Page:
The primary focus of the Realtor Magazine article is on the need for home builders to include a larger electrical service as fossil fuels are phased out. Number one, it said, was to accommodate an electric car, since the major car manufacturers are committed to going all-electric or mostly so by 2030.
The article promotes the idea of installing solar photovoltaic (PV) systems to generate electricity for your home and car. With such a system, the author of the article correctly points out that the electrical grid can function as your home battery (thanks to net metering), but seems not to understand how it really works. He states that the utility will buy your excess solar generation but you might have to buy electricity for your car on a cloudy day. In fact, net metering allows you to send surplus electricity to the grid when you don’t need it, but you get it back at full value when needed. Everyone with a solar PV system should take advantage of the “roll-over” option allowing you to be credited for that surplus production long-term rather than get a check each January for the previous year’s over-production.
When the utility pays you for your surplus production, it does so at its cost of generating electricity — a couple cents per kilowatt-hour. But if you use your surplus electricity, you save the full retail rate (over 10¢ per kilowatt-hour) versus purchasing those kilowatt-hours from the utility.
Not understanding that process, the author promotes the idea of a home battery system, but, as I wrote before, that only needs to be considered if you have medical equipment which must run during a blackout.
The author promotes the installation of a 240V car charging station, suggesting that this could require a larger electrical panel in older homes. I disagree. The Level 2 charging station only draws the same electricity as your electric clothes dryer. If your panel can’t accommodate a dedicated circuit for the car, you could use the same one as the clothes dryer and not use both appliances at the same time. (I recognize that this is not what the code dictates, but it’s still safe if you have a 40-amp breaker on that circuit, because if you do run the dryer and the car charger at the same time, it would trip the breaker.)
Also, every EV comes with a 120V cord to plug your car into a standard household outlet. Although that only gets you 4 miles of range per hour, that’s still over 50 miles of range overnight, which may suffice, especially if you have other charging options during the day. Downtown Golden, for example, has ten free Level 2 charging stations in its garages and elsewhere.
Of course, there’s more to home electrification than car charging. The article points out that there are now electric outdoor tools—lawn mowers, leaf blowers, snow blowers, chain saws and more—that you can buy online or at Lowes. Ego Poweris the biggest brand in this field, and their various tools all use the same interchangeable batteries.
Not mentioned in the article are the biggest consumers of fossil fuels—your gas furnace and water heater. As I said, you can speak to Helio Home about converting gas units to electric heat pump units.
For cooking, I have written in the past about induction electric ranges, and I’m really fond of our electric grill shown here. Lift it off its stand and you can use the grill on your countertop. You can’t do that with a gas grill! And it plugs into a standard 120V patio outlet. We bought ours at Home Depot for $100. Food grilled on it tastes just as good as when cooked on a gas grill.
Can the electrical grid handle the increased use of electricity over fossil fuels, given, for example, that by 2030 over 50% of car sales in America will be all-electric? You may have read warnings that widespread adoption of EVs will overwhelm our electrical transmission systems, but I disagree. Solar panels are being installed just as quickly and perhaps more so, and that electricity is consumed within your neighborhood if not by yourself, reducing the needed distribution from the utility. And, as I said, even with Level 2 charging, an EV only draws the same amount of electricity as a clothes dryer.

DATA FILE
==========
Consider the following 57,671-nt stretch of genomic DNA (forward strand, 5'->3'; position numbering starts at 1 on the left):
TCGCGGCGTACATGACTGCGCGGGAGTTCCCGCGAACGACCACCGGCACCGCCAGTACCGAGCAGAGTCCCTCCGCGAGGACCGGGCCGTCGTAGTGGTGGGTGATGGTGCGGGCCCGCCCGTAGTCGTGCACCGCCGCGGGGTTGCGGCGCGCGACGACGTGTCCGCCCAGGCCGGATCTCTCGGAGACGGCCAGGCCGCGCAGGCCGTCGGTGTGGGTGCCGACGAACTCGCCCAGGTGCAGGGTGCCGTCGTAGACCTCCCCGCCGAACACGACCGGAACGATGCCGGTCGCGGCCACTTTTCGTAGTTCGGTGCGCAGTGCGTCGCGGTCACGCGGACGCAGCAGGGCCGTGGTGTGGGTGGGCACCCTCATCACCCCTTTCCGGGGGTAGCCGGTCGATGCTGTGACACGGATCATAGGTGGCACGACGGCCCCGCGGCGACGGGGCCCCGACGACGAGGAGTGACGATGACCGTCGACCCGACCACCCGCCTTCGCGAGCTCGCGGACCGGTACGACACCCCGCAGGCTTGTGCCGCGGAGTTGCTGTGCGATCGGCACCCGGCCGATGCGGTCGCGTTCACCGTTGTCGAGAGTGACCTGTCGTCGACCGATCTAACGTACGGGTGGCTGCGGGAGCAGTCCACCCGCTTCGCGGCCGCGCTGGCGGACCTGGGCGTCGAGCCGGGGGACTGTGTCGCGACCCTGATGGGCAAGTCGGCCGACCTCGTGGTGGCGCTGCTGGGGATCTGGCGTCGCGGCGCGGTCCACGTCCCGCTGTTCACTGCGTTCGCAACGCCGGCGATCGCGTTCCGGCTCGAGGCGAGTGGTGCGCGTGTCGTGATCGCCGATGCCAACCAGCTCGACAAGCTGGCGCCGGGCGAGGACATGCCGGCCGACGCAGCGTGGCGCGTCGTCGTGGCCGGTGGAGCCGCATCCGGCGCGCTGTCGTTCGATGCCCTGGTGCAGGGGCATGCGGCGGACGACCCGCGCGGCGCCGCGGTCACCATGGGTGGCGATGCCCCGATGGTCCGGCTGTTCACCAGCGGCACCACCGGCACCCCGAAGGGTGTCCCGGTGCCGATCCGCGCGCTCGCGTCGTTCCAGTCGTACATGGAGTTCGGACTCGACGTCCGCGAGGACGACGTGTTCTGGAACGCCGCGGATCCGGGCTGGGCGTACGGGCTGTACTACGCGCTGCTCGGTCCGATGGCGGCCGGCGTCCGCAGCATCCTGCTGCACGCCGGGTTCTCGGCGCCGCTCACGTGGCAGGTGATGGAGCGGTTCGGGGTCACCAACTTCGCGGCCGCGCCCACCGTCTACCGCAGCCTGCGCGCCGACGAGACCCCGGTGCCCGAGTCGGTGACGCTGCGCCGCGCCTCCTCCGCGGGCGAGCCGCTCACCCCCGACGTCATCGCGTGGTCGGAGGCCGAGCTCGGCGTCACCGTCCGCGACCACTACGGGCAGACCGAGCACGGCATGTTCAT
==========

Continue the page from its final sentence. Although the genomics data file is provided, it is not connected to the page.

Home builders can and should adapt to this trend, and are in fact required to do so in some jurisdictions. Every new home should be solar-ready if not solar-powered, by building chases into the home which could accommodate the electrical lines serving roof-mounted solar panels. Also, garages should be wired with a 240V outlet on their front walls in addition to the usual 120V outlets on three walls.
I was encouraged to see that a new 300-unit apartment complex about to break ground in Lakewood between Colfax and 15th Place and between Owens and Pierson Streets is, according to the plans I saw, going to have over 40 EV parking spaces in its garage.
One of the more interesting flaws in the Realtor Magazine article was the suggestion that home garages should be insulated or even heated to avoid shortening the life of an electric vehicle’s battery. This is a misinterpretation of the fact that EVs lose range in the winter. It’s not that the battery loses power in cold weather, but rather that heating the car’s cabin uses battery power which thereby reduces the car’s range, as does the heating of the battery itself to its optimum operating temperature.
As a Tesla enthusiast and long-time owner — I have owned Teslas since March 2014 — I have always wished I could let friends borrow my Tesla long enough for them to fall in love with it, but the usual considerations of insurance, etc., have stood in the way.
Now, it’s possible for anyone to rent one of multiple Teslas, including my red Model S shown above, on Turo, a car-sharing app that takes care of the insurance and other concerns in return for a 25% cut of the rental fees. On their app/website, you’ll find every make and model of car, from Honda Civics to Teslas at rates ranging from under $100/day to over $400/day. My car is listed at $117/day and has unlimited free Supercharging.